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Will Grief and Rage on Guns Help Dems?

At the White House yesterday afternoon, President Obama did not seek to disguise his anger about the defeat of the Manchin-Toomey amendment on background checks for gun purchases. The stage-managed ceremony, in which the families of the victims of the Newtown massacre were paraded along with former Representative Gabrielle Giffords, was intended to fuel a backlash against the 42 Republicans and four Democratic members of the U.S. Senate who voted against the measure. The 46 no votes that prevented the adoption of the amendment were portrayed as the product of cowardice and the malign influence of the National Rifle Association and its allies who had thwarted the will of the overwhelming majority of Americans that polls say support expanded background checks.

The president’s threats—amplified elsewhere in the liberal media—made it clear he thinks the American people would soon rise up and smite the recalcitrant opponents of gun control. The decision of gun rights advocates not to embrace an inoffensive measure like Manchin-Toomey, which would not infringe on the Second Amendment, will help keep this issue alive for the 2014 midterms. We can expect the president to continue trotting out the Newtown families at every opportunity. But now that the Senate has effectively ended any chance of new gun legislation, the question is whether this vote will actually give the president and his party the sort of leverage in the 2014 midterms that could not only change the result on guns but also give Democrats the control of Congress that Obama wants to complete his legacy. Though liberals, anticipating a campaign fueled by rage and grief and funded by billionaire New York Mayor Michael Bloomberg, think it will and conservatives are assuming it will flop, the answer is a bit more complicated than either side assumes.

For all the talk being heard today about the anger of the American people about their will being thwarted by the nefarious maneuverings of the NRA, the news landscape the day after the defeat of the gun bill illustrates the problem with assuming that one issue can dominate the public consciousness. As much as the president and his media cheerleaders would like to assume that a Newtown victims-fueled fury can transform American politics, less than 24 hours later the gun issue is competing with other stories that are more compelling, such as the Boston terror attack and the massive deaths and damage that resulted from the fertilizer factory explosion in Texas. As much as many Americans are still deeply moved by Newtown and most think Manchin-Toomey made sense, the lines on gun issues are still largely drawn on regional and ideological lines that have not budged much in the past few months.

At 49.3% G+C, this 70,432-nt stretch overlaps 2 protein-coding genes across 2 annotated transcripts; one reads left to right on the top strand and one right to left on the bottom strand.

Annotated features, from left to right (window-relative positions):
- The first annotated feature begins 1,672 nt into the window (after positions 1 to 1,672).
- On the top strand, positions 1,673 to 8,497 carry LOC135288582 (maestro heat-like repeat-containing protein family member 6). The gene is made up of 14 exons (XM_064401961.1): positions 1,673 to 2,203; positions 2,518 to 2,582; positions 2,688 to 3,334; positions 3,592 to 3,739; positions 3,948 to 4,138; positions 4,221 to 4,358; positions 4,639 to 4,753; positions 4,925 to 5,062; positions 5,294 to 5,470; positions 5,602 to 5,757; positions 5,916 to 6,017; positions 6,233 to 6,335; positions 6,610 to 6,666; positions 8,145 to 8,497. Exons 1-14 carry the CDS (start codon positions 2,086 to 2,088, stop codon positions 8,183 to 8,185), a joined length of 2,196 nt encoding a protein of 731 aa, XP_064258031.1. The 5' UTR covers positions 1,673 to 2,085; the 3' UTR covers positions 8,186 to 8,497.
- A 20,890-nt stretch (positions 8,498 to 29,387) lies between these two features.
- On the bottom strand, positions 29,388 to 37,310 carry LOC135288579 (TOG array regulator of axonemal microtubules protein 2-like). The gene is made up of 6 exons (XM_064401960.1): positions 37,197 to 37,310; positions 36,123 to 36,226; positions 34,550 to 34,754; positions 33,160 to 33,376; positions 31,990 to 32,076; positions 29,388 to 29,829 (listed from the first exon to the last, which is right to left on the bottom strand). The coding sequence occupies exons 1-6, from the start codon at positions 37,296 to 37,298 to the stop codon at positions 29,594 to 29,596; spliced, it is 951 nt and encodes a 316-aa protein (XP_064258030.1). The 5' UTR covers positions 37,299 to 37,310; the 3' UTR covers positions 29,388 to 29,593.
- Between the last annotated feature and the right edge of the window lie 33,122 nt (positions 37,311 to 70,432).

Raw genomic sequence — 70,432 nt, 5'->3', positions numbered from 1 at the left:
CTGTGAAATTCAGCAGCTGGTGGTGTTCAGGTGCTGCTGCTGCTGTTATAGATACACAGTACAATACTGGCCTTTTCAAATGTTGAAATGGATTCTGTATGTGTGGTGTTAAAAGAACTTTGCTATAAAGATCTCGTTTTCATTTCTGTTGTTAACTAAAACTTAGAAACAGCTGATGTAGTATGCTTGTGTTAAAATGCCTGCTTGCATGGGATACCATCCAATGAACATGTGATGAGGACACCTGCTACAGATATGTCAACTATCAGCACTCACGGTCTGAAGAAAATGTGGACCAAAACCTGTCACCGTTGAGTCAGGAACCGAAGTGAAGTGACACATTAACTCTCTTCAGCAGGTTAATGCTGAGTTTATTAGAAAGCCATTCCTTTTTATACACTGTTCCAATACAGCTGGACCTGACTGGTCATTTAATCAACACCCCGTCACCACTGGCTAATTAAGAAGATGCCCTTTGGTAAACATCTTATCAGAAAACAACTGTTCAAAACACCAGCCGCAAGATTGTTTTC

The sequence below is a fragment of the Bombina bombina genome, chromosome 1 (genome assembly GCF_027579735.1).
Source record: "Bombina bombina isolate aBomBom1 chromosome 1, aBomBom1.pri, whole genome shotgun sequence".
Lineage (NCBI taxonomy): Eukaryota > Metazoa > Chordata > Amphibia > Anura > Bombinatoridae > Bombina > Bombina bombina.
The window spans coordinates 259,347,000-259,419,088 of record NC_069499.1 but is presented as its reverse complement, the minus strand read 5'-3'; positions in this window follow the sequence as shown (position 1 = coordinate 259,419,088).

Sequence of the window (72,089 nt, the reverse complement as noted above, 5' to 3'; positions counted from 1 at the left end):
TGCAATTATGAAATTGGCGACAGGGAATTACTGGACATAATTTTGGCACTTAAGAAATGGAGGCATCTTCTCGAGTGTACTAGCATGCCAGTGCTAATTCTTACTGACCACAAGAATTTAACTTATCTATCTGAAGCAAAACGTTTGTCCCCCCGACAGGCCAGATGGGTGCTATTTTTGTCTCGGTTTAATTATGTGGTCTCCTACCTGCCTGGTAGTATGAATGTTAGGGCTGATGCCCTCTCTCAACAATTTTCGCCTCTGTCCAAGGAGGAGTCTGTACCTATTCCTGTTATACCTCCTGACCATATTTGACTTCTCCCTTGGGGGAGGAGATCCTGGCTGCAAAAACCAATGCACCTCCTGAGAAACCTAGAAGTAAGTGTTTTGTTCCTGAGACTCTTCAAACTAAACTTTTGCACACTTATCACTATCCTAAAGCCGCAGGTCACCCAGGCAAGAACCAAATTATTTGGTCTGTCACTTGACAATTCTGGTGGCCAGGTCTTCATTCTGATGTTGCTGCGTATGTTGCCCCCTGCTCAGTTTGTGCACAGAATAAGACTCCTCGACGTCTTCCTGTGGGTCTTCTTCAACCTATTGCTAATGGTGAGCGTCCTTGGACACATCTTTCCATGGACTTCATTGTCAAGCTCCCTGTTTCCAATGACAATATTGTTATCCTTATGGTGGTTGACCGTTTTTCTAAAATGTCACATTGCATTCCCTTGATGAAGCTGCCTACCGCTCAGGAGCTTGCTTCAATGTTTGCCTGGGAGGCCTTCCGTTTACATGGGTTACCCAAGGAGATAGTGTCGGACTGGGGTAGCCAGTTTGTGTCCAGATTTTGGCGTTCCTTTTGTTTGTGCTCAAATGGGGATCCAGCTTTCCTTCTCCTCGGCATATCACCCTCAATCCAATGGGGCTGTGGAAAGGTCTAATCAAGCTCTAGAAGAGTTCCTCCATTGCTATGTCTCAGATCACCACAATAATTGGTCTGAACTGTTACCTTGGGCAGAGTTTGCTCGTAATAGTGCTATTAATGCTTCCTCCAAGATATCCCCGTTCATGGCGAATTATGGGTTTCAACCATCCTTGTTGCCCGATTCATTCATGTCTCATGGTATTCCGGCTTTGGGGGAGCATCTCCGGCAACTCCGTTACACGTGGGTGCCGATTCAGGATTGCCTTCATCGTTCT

As Josh Kraushaar points out in the National Journal today, the electoral math in 2014 favors gun rights advocates, not President Obama and his allies. With so many Senate Democrats up for re-election in red states where guns remain popular, it’s hard to see how liberals will be able to harness the emotions of Newtown to elect people who will change the numbers on such issues. The fact that the amendment to the bill proposed by Texas Senator John Cornyn about states respecting each other’s concealed carry permits won more bipartisan support than Manchin-Toomey–although it, too, failed–is telling.

Red state Democrats, including the four who opposed Manchin-Toomey, may face primary challenges from the left. But the prospects of those senators being replaced by pro-gun control liberals are virtually non-existent, no matter how much money Bloomberg pours into those races. Nor is it likely that Republicans in the south or west are spending too much time worrying about Democrats beating them by waving the bloody shirt of Newtown.

But Republicans should not be too sanguine about the political landscape next year. They have been underestimating Obama’s appeal for years and next year may be no exception. What the president may be able to do next year in a campaign that will in part be aided by gun-violence victims’ families is to help increase turnout among the Democratic base that might change races in some states and hurt the GOP’s chances of winning back the Senate while holding onto the House.

The right is right to point out that many of the arguments being used by the president on guns are specious. The idea that al-Qaeda terrorists will be enabled to buy guns without background checks is pure baloney. And the premise that the Newtown victim families have the standing to impose their views on guns on the country even if the measures they support would not have made a difference in stopping the murders at the Sandy Hook Elementary School is also unfair.

However, conservatives would do well to get used to seeing those families, as they will be a constant presence on the campaign trail in the next two years. Any assumption that they will not help the president make political hay with his orchestrated rage may prove premature.


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